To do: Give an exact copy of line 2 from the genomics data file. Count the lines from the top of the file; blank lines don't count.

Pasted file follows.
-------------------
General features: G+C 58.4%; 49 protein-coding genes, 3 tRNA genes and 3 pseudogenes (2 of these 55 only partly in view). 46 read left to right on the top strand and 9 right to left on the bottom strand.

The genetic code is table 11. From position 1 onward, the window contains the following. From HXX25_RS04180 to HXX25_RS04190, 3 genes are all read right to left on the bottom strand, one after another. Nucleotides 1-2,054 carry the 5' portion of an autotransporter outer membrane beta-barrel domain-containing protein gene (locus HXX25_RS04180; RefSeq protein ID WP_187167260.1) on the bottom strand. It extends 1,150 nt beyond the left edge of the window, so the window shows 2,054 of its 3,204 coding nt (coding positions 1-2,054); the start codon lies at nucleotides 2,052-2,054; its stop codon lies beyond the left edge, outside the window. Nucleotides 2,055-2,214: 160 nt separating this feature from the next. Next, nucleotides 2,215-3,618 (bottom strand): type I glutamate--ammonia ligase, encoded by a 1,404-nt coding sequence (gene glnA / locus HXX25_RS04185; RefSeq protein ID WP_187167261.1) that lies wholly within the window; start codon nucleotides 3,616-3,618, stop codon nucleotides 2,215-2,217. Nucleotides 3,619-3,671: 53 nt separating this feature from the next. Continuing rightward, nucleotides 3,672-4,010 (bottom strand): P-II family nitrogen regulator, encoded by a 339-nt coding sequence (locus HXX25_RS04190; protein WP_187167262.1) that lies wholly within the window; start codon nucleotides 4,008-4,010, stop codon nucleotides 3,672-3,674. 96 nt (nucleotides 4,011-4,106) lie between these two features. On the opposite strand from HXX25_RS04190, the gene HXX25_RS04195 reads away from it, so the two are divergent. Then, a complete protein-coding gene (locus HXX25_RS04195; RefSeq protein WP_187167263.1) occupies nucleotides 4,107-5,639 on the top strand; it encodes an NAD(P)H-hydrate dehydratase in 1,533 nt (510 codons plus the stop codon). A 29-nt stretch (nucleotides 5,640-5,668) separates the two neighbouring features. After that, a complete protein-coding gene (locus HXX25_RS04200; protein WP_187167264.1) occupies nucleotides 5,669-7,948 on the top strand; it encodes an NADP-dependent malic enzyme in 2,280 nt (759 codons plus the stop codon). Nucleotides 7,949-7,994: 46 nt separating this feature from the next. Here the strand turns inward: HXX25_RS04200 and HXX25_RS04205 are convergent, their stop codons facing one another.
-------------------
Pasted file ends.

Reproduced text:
The genetic code is table 11. From position 1 onward, the window contains the following. From HXX25_RS04180 to HXX25_RS04190, 3 genes are all read right to left on the bottom strand, one after another. Nucleotides 1-2,054 carry the 5' portion of an autotransporter outer membrane beta-barrel domain-containing protein gene (locus HXX25_RS04180; RefSeq protein ID WP_187167260.1) on the bottom strand. It extends 1,150 nt beyond the left edge of the window, so the window shows 2,054 of its 3,204 coding nt (coding positions 1-2,054); the start codon lies at nucleotides 2,052-2,054; its stop codon lies beyond the left edge, outside the window. Nucleotides 2,055-2,214: 160 nt separating this feature from the next. Next, nucleotides 2,215-3,618 (bottom strand): type I glutamate--ammonia ligase, encoded by a 1,404-nt coding sequence (gene glnA / locus HXX25_RS04185; RefSeq protein ID WP_187167261.1) that lies wholly within the window; start codon nucleotides 3,616-3,618, stop codon nucleotides 2,215-2,217. Nucleotides 3,619-3,671: 53 nt separating this feature from the next. Continuing rightward, nucleotides 3,672-4,010 (bottom strand): P-II family nitrogen regulator, encoded by a 339-nt coding sequence (locus HXX25_RS04190; protein WP_187167262.1) that lies wholly within the window; start codon nucleotides 4,008-4,010, stop codon nucleotides 3,672-3,674. 96 nt (nucleotides 4,011-4,106) lie between these two features. On the opposite strand from HXX25_RS04190, the gene HXX25_RS04195 reads away from it, so the two are divergent. Then, a complete protein-coding gene (locus HXX25_RS04195; RefSeq protein WP_187167263.1) occupies nucleotides 4,107-5,639 on the top strand; it encodes an NAD(P)H-hydrate dehydratase in 1,533 nt (510 codons plus the stop codon). A 29-nt stretch (nucleotides 5,640-5,668) separates the two neighbouring features. After that, a complete protein-coding gene (locus HXX25_RS04200; protein WP_187167264.1) occupies nucleotides 5,669-7,948 on the top strand; it encodes an NADP-dependent malic enzyme in 2,280 nt (759 codons plus the stop codon). Nucleotides 7,949-7,994: 46 nt separating this feature from the next. Here the strand turns inward: HXX25_RS04200 and HXX25_RS04205 are convergent, their stop codons facing one another.